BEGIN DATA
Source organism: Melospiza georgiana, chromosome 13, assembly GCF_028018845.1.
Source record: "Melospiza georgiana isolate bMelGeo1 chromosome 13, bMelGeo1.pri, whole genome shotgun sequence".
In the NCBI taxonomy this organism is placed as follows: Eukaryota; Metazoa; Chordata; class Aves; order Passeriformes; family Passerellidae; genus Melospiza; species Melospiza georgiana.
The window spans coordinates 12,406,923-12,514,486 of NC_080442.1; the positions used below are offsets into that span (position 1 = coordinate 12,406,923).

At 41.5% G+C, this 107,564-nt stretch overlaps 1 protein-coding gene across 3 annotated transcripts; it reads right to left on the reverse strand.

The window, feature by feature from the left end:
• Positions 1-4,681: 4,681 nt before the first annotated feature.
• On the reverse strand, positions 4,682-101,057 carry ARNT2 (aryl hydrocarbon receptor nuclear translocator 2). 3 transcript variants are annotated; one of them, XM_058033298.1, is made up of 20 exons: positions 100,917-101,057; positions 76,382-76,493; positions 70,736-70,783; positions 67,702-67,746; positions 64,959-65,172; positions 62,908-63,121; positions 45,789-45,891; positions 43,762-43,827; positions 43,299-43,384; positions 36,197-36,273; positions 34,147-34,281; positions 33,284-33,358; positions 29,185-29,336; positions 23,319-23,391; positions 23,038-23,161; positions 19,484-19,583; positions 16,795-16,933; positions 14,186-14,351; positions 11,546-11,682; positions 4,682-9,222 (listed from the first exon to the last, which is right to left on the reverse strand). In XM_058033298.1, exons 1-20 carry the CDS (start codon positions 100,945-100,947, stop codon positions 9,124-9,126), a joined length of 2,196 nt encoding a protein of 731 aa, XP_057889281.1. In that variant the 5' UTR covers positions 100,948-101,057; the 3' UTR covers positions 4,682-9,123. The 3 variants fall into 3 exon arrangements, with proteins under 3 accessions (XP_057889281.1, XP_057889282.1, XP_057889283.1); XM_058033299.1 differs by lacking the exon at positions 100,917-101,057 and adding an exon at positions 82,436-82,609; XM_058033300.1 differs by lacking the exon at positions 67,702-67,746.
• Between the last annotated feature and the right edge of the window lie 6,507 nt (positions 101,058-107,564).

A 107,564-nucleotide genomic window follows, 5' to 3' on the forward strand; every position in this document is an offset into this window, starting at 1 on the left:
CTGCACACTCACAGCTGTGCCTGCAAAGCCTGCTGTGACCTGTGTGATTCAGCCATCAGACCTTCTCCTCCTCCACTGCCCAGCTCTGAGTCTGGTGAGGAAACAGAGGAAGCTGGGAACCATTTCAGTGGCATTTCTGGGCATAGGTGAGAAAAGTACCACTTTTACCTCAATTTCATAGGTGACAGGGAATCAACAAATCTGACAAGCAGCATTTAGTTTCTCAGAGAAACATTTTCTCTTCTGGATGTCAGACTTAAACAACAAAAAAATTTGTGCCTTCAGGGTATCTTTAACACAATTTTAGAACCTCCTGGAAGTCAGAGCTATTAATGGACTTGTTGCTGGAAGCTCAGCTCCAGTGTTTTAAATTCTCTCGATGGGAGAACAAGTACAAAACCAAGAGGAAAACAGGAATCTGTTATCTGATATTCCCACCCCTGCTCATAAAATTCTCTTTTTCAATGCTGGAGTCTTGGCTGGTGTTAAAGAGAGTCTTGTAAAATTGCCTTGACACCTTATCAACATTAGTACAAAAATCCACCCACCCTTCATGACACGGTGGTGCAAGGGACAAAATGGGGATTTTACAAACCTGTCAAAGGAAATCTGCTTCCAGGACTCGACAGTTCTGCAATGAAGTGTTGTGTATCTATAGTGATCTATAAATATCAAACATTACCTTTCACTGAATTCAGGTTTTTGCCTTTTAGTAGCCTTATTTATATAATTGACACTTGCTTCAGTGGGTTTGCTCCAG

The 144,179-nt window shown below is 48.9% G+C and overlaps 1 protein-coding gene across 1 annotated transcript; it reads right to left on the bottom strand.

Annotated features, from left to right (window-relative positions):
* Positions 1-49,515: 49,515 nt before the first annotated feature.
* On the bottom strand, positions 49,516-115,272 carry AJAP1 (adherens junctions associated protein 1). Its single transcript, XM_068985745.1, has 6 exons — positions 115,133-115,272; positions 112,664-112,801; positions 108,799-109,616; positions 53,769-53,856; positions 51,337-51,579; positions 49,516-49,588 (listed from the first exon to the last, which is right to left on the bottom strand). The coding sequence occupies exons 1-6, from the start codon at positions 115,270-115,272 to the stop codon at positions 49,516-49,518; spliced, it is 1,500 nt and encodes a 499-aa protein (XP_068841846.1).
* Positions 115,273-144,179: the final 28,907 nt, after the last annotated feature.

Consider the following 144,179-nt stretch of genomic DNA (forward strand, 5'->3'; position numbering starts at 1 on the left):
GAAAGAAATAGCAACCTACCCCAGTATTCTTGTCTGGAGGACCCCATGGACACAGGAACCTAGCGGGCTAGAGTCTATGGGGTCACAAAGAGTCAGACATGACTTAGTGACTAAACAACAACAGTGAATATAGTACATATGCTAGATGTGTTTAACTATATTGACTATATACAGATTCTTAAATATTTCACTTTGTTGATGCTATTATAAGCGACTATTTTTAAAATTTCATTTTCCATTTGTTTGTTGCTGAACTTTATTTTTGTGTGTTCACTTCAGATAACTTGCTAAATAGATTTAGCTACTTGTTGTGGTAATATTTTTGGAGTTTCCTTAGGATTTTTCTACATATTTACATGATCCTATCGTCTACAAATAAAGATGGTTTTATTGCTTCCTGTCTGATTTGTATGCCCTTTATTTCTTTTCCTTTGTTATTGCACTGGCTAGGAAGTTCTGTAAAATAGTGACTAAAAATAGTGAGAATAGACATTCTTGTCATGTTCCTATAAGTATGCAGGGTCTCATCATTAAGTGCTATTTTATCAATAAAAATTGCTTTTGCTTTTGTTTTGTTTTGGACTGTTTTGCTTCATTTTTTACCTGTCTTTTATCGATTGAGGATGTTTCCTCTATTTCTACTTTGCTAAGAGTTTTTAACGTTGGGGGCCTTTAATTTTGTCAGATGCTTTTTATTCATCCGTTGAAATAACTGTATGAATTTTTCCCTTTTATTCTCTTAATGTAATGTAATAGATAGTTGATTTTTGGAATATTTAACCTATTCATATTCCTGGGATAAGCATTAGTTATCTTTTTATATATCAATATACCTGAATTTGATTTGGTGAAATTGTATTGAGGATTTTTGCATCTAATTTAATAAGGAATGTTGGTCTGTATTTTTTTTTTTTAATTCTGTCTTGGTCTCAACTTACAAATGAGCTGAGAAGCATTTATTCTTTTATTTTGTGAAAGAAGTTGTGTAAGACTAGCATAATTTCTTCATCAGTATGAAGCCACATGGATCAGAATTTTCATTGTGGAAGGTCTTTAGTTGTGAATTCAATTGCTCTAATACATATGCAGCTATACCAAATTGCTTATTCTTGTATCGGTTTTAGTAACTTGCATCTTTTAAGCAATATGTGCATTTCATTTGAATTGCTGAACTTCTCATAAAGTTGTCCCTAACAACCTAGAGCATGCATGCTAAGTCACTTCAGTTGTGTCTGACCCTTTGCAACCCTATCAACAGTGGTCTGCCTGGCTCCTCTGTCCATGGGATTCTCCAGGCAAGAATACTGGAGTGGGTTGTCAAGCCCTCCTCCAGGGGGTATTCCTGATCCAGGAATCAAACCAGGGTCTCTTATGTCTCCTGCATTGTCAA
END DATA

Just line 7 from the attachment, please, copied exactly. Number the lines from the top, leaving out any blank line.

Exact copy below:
• Positions 1-4,681: 4,681 nt before the first annotated feature.